This is Part II of our article which examines, in general terms, the legal issues relating to wrongful dismissal claims from an employer’s perspective. In this second part, we examine the concept of “just cause” and the implications of the “common law” standards of notice on termination.
As set out in Part I of this article, employers are not required to provide any notice of termination where just cause for the dismissal exists. However, while just cause can be based on various types of misconduct, ranging from chronic absenteeism, to insubordination or disobedience, to theft, many allegations of just cause are not based on specific incidents, but rather on the employee’s general performance over a period of time.
In such cases, employers should keep in mind that they have the burden of demonstrating the existence of just cause should the case proceeds to court and it is a burden which is not easily discharged.
Except in cases of gross incompetence, the employer will be expected to have employed a system of progressive discipline before dismissing an employee for poor performance. While in some circumstances progressive discipline could include suspensions, or even demotions, when dealing with an employee who is not performing in the manner expected, or where there have been isolated incidents of misconduct, the discipline process will generally involve a combination of performance reviews and verbal and/or written warnings and must permit the employee a realistic opportunity to improve.
In order to establish just cause in these circumstances, the employer should be prepared to prove:
(a) that it had established reasonable and objective standards of performance;
(b) that the employee failed to meet those standards;
(c) that the employee had been informed that he/she was failing to meet the standards;
(d) that the employee had been warned that his/her job was in jeopardy if he/she failed to meet the standards within a reasonable period of time.
Dismissal Without Just Cause – Improving the Employer’s Position
If the employer cannot establish just cause, the employer should be prepared to negotiate a “severance” package with the employee. At minimum, the severance package must include payment of termination pay and, if applicable, severance pay under the ESA.
However, as set out above, these statutory minimums may not be accepted by employees and will likely not be if they seek legal advice. More importantly, the courts have found that the statutory minimums do not amount to “reasonable notice”, with the result that employers will generally be found liable to compensate employees in accordance with the principles of common law notice discussed above.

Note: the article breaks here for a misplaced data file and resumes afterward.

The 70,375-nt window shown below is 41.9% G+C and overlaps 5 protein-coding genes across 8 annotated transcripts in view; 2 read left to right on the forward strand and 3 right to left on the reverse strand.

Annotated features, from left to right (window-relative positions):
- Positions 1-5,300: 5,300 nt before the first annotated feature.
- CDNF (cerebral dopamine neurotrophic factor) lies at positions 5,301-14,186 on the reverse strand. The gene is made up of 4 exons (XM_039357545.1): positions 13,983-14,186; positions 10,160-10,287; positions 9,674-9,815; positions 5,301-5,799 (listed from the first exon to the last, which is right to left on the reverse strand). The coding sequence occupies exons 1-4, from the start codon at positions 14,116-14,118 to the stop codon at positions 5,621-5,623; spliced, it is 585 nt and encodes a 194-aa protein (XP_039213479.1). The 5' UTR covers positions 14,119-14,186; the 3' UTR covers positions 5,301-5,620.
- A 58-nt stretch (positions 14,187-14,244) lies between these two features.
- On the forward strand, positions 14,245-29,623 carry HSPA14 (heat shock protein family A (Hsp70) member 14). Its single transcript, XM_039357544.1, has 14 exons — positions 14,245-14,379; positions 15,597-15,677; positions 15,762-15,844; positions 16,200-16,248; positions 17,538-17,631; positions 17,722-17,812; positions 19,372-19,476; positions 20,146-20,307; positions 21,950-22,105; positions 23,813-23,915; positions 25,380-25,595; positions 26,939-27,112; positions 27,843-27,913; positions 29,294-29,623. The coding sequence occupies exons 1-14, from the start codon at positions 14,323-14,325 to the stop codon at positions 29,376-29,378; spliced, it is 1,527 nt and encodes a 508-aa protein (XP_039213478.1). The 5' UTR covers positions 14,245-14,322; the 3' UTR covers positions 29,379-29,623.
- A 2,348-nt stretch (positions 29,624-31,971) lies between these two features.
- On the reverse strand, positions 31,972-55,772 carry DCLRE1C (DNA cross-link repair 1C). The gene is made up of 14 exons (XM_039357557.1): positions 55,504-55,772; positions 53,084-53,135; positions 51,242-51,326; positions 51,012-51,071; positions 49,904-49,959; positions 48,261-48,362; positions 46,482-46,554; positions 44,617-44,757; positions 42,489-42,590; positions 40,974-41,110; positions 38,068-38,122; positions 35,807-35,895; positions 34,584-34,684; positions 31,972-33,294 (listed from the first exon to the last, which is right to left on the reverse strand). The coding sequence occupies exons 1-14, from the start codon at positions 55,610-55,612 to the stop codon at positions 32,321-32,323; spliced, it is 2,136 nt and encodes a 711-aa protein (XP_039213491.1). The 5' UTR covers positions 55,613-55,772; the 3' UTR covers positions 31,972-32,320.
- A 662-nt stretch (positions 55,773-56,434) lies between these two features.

However, employers can improve their position by entering into written employment contracts prior to the commencement of employment (agreements signed after employment may not be enforceable unless the employee receives something new of benefit in return). A written employment contract may set out an agreed notice period, which may be expressed as a fixed period of time, or a specified number of weeks for each year of service and may or may not include an agreed upon upper limit.
Employers should keep in mind that written agreements which provide for less than the ESA requirements are void and those which simply provide for the payment of ESA amounts may not succeed in relieving the employer of the obligation to provide reasonable notice if the matter proceeds to court.
However, if the court is persuaded that a fair and reasonable notice period was freely negotiated by the parties, and is consistent with the expectations of the parties at the time the agreement was signed, it will generally give effect to such agreement, even if it calls for somewhat less than what the employee may have been entitled to at common law. Accordingly, an agreement to provide a fixed period of notice, or to provide a specified number of weeks for every year of service, may be enforceable as long as the result produced is reasonable.
In determining whether an agreement is fair, the court will often consider the inequality of bargaining power between the parties. If the notice period was dictated to the employee and not subject to negotiation, it is less likely to be enforceable (especially if it results in a fairly short period of notice relative to the employee’s length of service) than if the provision was freely negotiated.
While the inherent inequality of bargaining power often leads to agreements being interpreted in a manner more favourable to the employee, employers can improve their position by ensuring that their employees have a genuine opportunity to obtain legal advice before signing an employment agreement.
While it is advisable to include a provision in the agreement in which the employee acknowledges having had an opportunity to obtain legal advice, such provisions may be meaningless unless the employee is actually afforded such opportunity. Accordingly, the practice of presenting the employment agreement to the employee and having it signed the same day he/she commences employment is generally discouraged.
Some employers may even wish to consider reimbursing employees for some portion of their legal fees to encourage employees to actually obtain legal advice. While the added up front cost may seem unnecessary to some employers, the benefits of having an enforceable employment agreement down the road can be significant, and not just in terms of having established an enforceable notice period.